Cold Cream: My Dry Skin's Soothing BFF
Cold cream actually goes back further than the senior members of our family. It was invented by Claudius Galenus, a Greek doctor who lived in Turkey during the 2nd Century. It's was first called 'Cérat de Galien'. Its composition remained unchanged for donkey's years: a blend of beeswax, olive oil and a rose hydrolat. Sweet almond oil was sometimes added for softness or rose petals for a floral scent. It was traditionally used as a base for healing, topical treatments.
It was towards the end of the 19th Century that it entered into the Cosmetics Hall of Fame. It was used to protect skin from cold, harsh winter weather. Women then began to apply cold cream as face masks and day/night creams. They mixed it with sugar or salt to make scrubs and applied it to their lips as a salve. In other words, it gradually became a popular cleanser and make up remover. As for men, it proved to be an effective shaving cream.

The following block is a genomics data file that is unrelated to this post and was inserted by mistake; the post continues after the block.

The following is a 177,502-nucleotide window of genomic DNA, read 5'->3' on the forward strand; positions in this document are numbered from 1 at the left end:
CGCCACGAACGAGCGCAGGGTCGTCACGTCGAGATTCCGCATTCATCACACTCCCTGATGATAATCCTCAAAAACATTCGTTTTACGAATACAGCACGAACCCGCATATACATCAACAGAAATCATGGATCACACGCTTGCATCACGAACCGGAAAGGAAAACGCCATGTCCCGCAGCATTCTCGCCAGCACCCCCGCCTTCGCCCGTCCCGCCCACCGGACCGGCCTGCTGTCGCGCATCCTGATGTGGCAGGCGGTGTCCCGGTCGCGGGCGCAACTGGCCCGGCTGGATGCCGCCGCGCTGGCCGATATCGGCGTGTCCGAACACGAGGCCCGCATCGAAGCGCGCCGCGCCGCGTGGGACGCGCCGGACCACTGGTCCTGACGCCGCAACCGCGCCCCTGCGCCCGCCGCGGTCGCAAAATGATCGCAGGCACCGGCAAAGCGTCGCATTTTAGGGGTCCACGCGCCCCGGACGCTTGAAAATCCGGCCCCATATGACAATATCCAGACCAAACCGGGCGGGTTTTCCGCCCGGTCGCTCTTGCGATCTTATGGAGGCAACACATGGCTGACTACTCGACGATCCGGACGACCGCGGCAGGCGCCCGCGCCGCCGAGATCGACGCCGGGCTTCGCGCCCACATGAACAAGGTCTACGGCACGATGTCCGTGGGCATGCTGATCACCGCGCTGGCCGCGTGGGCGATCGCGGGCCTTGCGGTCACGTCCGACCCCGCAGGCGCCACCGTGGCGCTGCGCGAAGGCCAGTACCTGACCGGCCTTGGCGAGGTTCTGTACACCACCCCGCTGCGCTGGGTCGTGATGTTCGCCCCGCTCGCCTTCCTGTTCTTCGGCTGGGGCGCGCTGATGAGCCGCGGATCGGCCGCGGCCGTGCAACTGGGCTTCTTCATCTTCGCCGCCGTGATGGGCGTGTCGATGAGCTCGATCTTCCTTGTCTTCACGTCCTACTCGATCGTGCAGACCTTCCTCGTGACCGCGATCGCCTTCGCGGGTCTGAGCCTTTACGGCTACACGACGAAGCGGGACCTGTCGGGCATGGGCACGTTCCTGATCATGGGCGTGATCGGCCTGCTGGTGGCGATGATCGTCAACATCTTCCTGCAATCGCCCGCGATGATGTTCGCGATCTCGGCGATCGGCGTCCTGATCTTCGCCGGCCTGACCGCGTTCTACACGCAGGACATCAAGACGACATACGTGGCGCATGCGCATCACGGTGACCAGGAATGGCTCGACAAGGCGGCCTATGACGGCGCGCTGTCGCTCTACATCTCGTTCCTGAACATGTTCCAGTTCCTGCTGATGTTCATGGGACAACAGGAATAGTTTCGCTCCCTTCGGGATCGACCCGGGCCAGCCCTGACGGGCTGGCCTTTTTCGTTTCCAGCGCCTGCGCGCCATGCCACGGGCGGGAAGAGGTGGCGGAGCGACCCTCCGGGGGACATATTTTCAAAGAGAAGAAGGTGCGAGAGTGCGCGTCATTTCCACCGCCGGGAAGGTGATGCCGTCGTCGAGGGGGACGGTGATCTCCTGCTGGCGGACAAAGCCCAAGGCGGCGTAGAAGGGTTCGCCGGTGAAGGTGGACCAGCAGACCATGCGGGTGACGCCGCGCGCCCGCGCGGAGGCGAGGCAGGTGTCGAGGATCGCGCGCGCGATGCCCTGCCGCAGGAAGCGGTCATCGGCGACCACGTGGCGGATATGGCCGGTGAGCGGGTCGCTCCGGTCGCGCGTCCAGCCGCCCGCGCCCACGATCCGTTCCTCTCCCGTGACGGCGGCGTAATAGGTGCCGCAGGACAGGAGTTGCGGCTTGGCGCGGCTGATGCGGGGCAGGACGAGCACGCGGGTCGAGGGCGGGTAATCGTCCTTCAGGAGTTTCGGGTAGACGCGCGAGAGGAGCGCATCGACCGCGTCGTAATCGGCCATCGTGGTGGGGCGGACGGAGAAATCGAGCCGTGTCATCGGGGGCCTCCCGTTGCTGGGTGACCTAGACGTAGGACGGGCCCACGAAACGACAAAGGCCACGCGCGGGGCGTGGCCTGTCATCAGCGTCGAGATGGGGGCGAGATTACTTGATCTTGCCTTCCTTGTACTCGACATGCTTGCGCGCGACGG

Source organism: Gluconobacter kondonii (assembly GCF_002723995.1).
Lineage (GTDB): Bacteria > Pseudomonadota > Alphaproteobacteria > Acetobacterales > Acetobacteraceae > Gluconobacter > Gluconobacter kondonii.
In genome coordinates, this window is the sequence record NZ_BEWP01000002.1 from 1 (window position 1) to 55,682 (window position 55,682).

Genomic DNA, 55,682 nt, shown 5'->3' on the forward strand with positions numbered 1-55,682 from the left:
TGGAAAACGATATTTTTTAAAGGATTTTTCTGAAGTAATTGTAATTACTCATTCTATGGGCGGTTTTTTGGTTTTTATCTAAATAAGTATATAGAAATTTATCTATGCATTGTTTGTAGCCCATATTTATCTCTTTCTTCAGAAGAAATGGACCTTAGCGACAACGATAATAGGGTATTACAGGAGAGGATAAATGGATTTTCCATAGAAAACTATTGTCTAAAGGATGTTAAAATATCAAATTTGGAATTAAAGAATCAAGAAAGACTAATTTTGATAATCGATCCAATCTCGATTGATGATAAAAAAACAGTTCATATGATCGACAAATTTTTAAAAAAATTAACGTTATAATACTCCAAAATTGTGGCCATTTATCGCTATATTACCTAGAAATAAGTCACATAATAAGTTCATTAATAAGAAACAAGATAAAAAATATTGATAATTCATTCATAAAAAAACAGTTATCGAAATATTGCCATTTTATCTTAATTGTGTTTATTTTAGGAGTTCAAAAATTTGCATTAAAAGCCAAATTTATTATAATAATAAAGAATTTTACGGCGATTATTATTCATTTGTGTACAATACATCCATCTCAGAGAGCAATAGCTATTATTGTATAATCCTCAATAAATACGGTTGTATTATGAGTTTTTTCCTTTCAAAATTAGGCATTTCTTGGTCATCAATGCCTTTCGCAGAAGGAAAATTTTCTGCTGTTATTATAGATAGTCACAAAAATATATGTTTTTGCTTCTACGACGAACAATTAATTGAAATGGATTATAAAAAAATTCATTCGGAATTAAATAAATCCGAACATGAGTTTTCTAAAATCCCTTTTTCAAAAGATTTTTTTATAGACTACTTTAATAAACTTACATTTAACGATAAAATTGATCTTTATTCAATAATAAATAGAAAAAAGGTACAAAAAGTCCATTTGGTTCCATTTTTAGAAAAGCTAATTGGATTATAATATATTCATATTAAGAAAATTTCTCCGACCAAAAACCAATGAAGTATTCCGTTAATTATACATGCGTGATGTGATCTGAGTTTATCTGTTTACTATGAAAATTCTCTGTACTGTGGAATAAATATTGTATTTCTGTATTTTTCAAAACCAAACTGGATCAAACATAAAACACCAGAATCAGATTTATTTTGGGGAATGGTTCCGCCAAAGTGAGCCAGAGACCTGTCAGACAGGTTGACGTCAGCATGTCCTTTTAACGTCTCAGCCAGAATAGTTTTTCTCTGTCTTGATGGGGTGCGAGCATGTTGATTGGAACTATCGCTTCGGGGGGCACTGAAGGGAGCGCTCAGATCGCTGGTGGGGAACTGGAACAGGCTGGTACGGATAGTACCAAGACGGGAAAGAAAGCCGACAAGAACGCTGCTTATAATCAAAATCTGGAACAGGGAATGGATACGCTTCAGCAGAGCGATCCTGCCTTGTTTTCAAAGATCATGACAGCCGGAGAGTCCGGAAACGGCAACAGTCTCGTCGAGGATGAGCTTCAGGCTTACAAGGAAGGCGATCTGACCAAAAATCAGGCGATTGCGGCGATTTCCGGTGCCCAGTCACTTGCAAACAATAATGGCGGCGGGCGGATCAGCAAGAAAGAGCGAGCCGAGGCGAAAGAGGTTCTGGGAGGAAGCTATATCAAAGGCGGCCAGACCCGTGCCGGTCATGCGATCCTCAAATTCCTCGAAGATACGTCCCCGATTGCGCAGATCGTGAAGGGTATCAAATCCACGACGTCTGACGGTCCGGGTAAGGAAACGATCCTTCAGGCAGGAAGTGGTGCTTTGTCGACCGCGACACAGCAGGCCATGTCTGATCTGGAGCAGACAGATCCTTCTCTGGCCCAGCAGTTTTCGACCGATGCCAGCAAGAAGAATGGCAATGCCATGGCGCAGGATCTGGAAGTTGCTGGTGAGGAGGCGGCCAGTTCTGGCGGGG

Cold creams' formulae have been adapted to better deal with dry skin during winter, as well as to extend their shelf life. Nowadays they contain ingredients such as vaseline, glycerin, waxes and vegetable oils. These multi-tasking creams instantly soothe and freshen up skin. They immediately soften the epidermis and leave it feeling velvety. Being lipid-rich they deeply nourish our faces and bodies without leaving a greasy film. What's more they create a protective barrier that helps our skin confront cold, windy, damp weather. Dermatologists often prescribe cold creams to calm irritations and soothe chapped skin or eczema caused by the cold. Fortunately for us, cold creams now come in a range of textures, depending on how dry your skin feels - the choice is yours!